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C. Lawthom, J.M. Wild; Vigabatrin in Utero: Visual Assessment Using Standard and Novel Techniques . Invest. Ophthalmol. Vis. Sci. 2006;47(13):774.
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© ARVO (1962-2015); The Authors (2016-present)
Vigabatrin (VGB) is an effective antiepileptic used in over 80 countries outside of the USA as add–on therapy for adults with epilepsy of partial onset and as mono–therapy for children with West's syndrome. First reports of vigabatrin–attributed visual field loss (VAVFL) emerged in 1997. The prevalence of VAVFL is probably at least 40%. Objectively, the 30Hz flicker electroretinogram and assessment of the peri–papillary retinal nerve fibre layer (RNFL) thickness exhibit good sensitivity and specificity for VAVFL. Thus far, standard mfERG and mfVEP techniques are of uncertain diagnostic utility. The effect on the retina of in–utero exposure to VGB is equivocal: the published literature is limited to two individuals each with one child exposed in–utero. We present here the first visual investigation of an adult with VAVFL and her two children exposed in–utero.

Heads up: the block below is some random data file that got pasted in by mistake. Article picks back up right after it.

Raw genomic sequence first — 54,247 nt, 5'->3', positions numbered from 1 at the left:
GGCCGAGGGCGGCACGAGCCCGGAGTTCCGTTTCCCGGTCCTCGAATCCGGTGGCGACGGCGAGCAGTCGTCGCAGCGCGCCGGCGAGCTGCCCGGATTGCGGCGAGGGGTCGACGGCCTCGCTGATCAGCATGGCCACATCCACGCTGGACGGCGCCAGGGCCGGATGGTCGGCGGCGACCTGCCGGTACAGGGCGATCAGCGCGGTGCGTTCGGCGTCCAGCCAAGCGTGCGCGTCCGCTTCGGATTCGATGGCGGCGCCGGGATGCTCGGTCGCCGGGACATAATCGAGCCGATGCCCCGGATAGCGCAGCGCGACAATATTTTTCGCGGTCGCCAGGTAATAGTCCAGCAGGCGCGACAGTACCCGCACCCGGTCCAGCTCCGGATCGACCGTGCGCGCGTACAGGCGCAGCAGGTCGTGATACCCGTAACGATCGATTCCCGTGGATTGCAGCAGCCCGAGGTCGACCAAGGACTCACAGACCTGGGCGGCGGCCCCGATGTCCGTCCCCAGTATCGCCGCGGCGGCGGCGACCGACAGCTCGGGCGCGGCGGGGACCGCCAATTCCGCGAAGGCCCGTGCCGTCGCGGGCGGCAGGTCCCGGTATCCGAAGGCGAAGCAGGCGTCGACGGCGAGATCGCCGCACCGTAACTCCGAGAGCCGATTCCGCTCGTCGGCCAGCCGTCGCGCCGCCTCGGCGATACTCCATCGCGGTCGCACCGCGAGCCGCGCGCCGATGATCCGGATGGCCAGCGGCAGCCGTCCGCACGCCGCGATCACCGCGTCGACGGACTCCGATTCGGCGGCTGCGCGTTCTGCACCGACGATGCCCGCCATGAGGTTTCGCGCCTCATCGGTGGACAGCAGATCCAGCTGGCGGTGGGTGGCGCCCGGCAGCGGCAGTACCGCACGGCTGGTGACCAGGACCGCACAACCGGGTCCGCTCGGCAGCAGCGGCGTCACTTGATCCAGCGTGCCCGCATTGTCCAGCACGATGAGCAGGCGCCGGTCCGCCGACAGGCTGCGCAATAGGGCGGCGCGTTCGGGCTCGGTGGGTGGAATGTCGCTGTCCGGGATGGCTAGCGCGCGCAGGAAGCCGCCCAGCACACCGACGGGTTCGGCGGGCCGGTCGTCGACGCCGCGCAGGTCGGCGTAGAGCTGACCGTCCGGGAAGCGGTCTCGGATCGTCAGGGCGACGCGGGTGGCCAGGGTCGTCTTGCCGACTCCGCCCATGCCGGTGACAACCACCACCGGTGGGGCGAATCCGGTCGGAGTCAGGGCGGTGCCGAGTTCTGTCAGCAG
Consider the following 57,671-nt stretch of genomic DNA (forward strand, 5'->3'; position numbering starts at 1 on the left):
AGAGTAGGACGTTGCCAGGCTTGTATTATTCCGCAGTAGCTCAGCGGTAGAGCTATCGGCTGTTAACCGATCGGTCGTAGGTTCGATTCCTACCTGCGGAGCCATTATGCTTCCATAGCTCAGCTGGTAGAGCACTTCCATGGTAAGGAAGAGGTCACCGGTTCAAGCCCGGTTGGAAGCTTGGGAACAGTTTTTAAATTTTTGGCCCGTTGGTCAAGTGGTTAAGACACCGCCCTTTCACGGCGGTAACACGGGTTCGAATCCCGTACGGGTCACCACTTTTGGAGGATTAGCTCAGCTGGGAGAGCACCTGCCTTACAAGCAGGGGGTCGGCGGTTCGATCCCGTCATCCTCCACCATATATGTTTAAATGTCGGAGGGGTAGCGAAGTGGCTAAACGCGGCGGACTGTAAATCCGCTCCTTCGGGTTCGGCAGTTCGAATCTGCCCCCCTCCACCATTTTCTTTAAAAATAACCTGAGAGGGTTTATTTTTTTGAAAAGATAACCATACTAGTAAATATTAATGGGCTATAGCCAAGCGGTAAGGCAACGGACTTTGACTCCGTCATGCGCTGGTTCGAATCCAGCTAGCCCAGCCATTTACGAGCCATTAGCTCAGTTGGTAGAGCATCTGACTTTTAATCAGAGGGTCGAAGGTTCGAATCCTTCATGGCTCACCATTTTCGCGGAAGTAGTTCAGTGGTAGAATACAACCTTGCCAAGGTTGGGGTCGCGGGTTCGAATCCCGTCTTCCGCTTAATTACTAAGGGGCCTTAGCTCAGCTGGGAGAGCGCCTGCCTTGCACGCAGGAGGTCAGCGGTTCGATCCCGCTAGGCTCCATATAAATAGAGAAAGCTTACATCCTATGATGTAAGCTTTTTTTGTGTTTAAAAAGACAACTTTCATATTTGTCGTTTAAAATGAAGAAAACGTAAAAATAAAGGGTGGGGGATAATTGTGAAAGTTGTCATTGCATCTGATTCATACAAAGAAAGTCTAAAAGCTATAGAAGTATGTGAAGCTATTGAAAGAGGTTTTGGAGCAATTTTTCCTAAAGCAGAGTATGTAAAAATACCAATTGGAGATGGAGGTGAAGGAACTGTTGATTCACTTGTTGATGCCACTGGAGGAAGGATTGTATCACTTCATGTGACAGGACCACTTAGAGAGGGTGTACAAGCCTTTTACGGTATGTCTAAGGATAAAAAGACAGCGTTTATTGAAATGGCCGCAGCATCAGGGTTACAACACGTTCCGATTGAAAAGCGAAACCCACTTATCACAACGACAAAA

A mother (M) (aged 40 years) with documented VAVFL and her two daughters, aged 10 (D1) and 7 years (D2) all consented to investigation. M had received VGB for 10 years; the cumulative dose of VGB was 8.03kg. She took VGB throughout pregnancy and both children were born at term with no malformations. Each daughter was exposed to a cumulative dose of VGB of 0.56kg. All received standard neuro–ophthalmic examination and were offered full–field suprathreshold static perimetry, optical coherence tomography (OCT), and multifocal ERG (mfERG) and multifocal VEP (mfVEP).
D1 and D2 both had normal visual acuities and normal fundi and exhibited normal, and reliable, fields to the Humphrey Field Analyzer Three Zone Full Field 135 Screening Test on two separate occasions. The techniques of OCT and mfERG and mfVEP proved hard to attain in both children, particularly in D2. Equivocal results were obtained, with borderline reduced RNFL thickness in D1, and borderline mfERG results.
We report the first definitively normal visual field results in children exposed to VGB in–utero, and the first sibling pair exposed in–utero. The equivocal results obtained for OCT and multifocal electrophysiology serve to highlight the difficulties in making clinical decisions based on novel techniques, and particularly as these apply to children.
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